• The real reason (Score:5, Insightful)

    by sir-gold (949031) on Friday August 30, 2013 @03:50AM (#44714335)

    Tyson hit the REAL reason why serious private space flight will never happen, even if he didn't realize it:

    "...There are unquantified risks..."

    If the risks can't be quantified down to a concrete set of numbers, no insurance company will offer coverage. Without insurance coverage, no corporation has the balls to actually take the risk.

  • by Penguinisto (415985) on Friday August 30, 2013 @03:53AM (#44714347) Journal

    He's probably both.

    I can prove him wrong with two words: commercial satellites.

    I can prove him semi-right with a slightly higher word count: It will likely take some heavy-duty research to help get the costs down to under $100/kg or so, but once it hits that threshold, then you'll likely find a shitload of companies falling all over themselves to strip-mine space for everything from aluminum to methane (assuming a vessel could be made to send the stuff down w/o it burning/boiling off during re-entry.) It'll also open up colonization, albeit on a small scale.

    The reasons why? Sure there's unlimited distances, but there's also unlimited potential for wealth, and a lot of folks are going to give it a shot. Most will fail miserably. Many will see death, dismemberment, and spectacular horror. A few however will succeed - some will do so enough to make them wealthier than anyone could imagine.

    Not much different from the state of things in 1493 Europe, if you think about it.

  • by oDDmON oUT (231200) on Friday August 30, 2013 @04:01AM (#44714375)

    Many major exploratory endeavors were subsidized:

    Columbus, subsidized by Queen Isabella.

    Louis and Clark, commissioned by President Thomas Jefferson and subsidized by the US government

    The transcontinental railroad, subsidized by the US government via the Pacific Railroad Acts of 1862 and 1864.

    The interstate highway system, which enabled US citizens to truly explore their own country was brought about through the US taxpayer at the behest of Dwight D. Eisenhower.

    NASA was subsidized.

    The initial ventures into "cyberspace" came about through the direction of DARPA, an arm of government.

    In fact, looking back, private industry hasn't really gotten involved until a clear profit potential was identified. So yeah, I'm going to have to side with Neil on this one.

  • by tmosley (996283) on Friday August 30, 2013 @04:06AM (#44714397)
    Actually, that is very likely. Simply being intelligent doesn't make you immune to bias, especially in areas outside of your expertise (here an astrophysicist is playing at being an economist). Liberals tend to look down on industry while believing strongly in government.
  • by asmkm22 (1902712) on Friday August 30, 2013 @04:07AM (#44714407)

    Commercial businesses need more than just "potential" profit, especially if they are going to be spending the insane amounts of money that space exploration will demand. There is currently no company that can realistically make something like a moon colony happen, much less a mars colony, because there needs to be some kind of return of investment.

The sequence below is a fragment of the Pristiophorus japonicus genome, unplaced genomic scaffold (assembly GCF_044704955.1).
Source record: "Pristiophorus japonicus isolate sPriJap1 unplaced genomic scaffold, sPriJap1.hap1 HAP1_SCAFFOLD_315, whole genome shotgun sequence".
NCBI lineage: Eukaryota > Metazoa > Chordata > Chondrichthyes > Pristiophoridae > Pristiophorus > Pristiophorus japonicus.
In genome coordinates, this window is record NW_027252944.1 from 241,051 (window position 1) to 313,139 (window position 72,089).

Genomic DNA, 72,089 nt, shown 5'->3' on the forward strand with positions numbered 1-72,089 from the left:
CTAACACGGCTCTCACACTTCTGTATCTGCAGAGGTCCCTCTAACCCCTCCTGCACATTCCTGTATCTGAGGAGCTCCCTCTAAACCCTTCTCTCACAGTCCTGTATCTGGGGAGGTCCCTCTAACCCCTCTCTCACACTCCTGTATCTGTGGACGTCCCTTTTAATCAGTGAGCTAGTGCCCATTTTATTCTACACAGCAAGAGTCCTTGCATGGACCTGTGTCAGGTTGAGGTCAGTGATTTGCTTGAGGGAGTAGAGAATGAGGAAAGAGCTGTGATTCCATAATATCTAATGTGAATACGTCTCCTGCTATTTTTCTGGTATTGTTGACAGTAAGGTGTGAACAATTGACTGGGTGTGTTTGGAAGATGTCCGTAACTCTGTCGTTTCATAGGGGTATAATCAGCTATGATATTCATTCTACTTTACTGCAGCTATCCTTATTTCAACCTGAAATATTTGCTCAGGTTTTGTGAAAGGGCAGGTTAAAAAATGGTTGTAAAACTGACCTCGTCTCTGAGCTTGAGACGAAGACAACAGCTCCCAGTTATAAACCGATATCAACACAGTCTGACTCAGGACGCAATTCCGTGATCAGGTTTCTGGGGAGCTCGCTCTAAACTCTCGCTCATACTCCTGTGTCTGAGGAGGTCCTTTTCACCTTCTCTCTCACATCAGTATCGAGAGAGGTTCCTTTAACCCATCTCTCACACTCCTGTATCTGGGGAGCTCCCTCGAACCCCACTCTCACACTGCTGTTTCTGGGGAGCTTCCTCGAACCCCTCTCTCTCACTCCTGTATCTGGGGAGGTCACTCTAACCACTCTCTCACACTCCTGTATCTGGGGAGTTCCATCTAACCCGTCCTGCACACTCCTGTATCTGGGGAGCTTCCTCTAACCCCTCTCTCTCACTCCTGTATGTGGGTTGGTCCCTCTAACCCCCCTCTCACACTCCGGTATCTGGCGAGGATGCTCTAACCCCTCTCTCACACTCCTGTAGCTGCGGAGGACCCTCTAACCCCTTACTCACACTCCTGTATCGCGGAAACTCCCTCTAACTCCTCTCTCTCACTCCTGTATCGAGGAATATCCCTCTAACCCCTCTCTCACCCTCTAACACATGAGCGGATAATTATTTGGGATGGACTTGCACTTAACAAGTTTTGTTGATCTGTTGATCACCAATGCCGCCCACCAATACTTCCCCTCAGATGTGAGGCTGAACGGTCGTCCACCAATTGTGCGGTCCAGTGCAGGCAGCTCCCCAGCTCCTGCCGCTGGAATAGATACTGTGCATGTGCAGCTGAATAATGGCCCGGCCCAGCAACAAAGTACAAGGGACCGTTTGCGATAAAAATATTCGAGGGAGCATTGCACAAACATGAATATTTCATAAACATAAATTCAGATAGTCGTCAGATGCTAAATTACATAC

We can't even get a company to successfully trail blaze and revolutionize a source of clean energy to replace fossil fuels, so I don't know how in the world anyone thinks we'll do something even more difficult, expensive, and risky like manned space exploration any time soon.

    It's not a lost cause, however. It's just not something that's going to happen until a mars rover unearths a huge diamond deposit, or discovers some martian species capable of picking fruit for cheaper than the Mexicans. THEN, you can bet your ass some company will step up and suddenly have a plan.

  • by Taco Cowboy (5327) on Friday August 30, 2013 @04:11AM (#44714421) Journal

    ... but at the current pricing, it is still HIGHLY improbable.

    Although entrepreneurship can go very VERY FAR, it still needs to follow what the balance sheet tells it to do.

    After all, businesses survive/thrive purely because of profit, and no business can engage in loss-making endeavor for too long.

  • by physicsphairy (720718) on Friday August 30, 2013 @04:13AM (#44714427) Homepage

    Space is dangerous.

    Which doesn't matter as long as people are willing [] and the government doesn't step in to protect us from ourselves. I think the fact that it's dangerous has been much more of an impediment to NASA than it would be for private companies. When national pride rides on the mission success you have to attenuate risk to a degree that impedes the rate of progress. In any case, the progress of techology is constantly making all aspects of space travel safer, cheaper, and more feasible, which is why we are finally starting to see private space tech taking off. It could be that designing a robust space vehicle soon becomes as trivial as designing a luxury car.

    It's expensive.

    And potentially very profitable. Huge chunks of valuable metals floating around waiting to be mined. Potential for improved synthesis of high-value products in zero-G, or exploitable power which can be beamed back down to earth. Opportunity and adventure for which rich persons who would otherwise be building $1 billion yachts can pony up the ticket price. Entertainment value for the billions of earthlings watching the space colony reality TV shows. And then all the capitalizable charity and investment from people who just want it to happen.

    There are unquantified risks.